An engaging primer of the history of the sustainability movement from the 1600s to the present day, illuminating how sustainability evolved from a relatively marginal idea to the centerpiece of international accords, a top priority for governments and non-profit organizations, and a philosophy of hope and resilience with widespread appeal.
The word is nearly ubiquitous: at the grocery store we shop for "sustainable foods" that were produced from "sustainable agriculture"; groups ranging from small advocacy organizations to city and stat
The word is nearly ubiquitous: at the grocery store we shop for "sustainable foods" that were produced from "sustainable agriculture"; groups ranging from small advocacy organizations to city and state governments to the United Nations tout "sustainable development" as a strategy for local and global stability; and woe betide the city-dweller who doesn't aim for a "sustainable lifestyle." Seeming to have come out of nowhere to dominate the discussion-from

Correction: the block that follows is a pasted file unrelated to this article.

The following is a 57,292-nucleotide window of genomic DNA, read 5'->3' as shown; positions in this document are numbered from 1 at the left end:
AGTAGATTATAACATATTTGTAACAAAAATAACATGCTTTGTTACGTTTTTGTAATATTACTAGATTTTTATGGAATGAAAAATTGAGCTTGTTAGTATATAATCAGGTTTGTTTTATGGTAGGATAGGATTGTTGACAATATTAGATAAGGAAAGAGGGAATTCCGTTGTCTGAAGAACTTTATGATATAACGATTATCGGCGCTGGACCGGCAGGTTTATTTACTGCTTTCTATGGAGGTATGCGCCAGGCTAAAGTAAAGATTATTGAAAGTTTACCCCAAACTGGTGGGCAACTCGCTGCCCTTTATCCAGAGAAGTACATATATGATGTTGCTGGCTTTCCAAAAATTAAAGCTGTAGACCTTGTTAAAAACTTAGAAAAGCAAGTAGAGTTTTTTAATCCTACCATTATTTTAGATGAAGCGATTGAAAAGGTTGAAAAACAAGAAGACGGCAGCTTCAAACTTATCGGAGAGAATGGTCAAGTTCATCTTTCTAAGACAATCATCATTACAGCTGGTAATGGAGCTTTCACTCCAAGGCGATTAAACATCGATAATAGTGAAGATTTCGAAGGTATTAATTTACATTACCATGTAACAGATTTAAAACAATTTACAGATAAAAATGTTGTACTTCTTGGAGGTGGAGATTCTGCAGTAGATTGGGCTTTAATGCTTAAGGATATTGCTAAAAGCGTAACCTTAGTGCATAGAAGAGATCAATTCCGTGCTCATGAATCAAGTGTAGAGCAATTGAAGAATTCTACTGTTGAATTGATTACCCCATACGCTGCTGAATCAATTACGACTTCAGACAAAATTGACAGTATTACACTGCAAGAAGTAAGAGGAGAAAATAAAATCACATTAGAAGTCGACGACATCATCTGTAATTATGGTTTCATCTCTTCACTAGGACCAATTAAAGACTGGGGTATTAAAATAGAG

permaculture to renewable energy to the local food movement-the ideas that underlie and define sustainability can be traced back several centuries.
In this illuminating and fascinating primer, Jeremy L. Caradonna does just that, approaching sustainability from a historical perspective and revealing the conditions that gave it shape. Locating the underpinnings of the movement as far back as the 1660s, Caradonna considers the origins of sustainability across many fields throughout Europe and North America. Taking us from the emergence of thoughts guiding sustainable yield forestry in the late 17th and 18th centuries, through the challenges
of the Industrial Revolution, the birth of the environmental movement, and the emergence of a concrete effort to promote a balanced approach to development in the latter half of the 20th century, he shows that while sustainability draws upon ideas of social justice, ecological economics, and
environmental conservation, it is more than the sum of its parts and blends these ideas together into a dynamic philosophy.
Caradonna's book broadens our understanding of what "sustainability" means, revealing how it progressed from a relatively marginal concept to an ideal that shapes everything from individual lifestyles, government and corporate strategies, and even national and international policy. For anyone seeking understand the history of those striving to make the world a better place to live, here's a place to start.
Oxford University Press Inc
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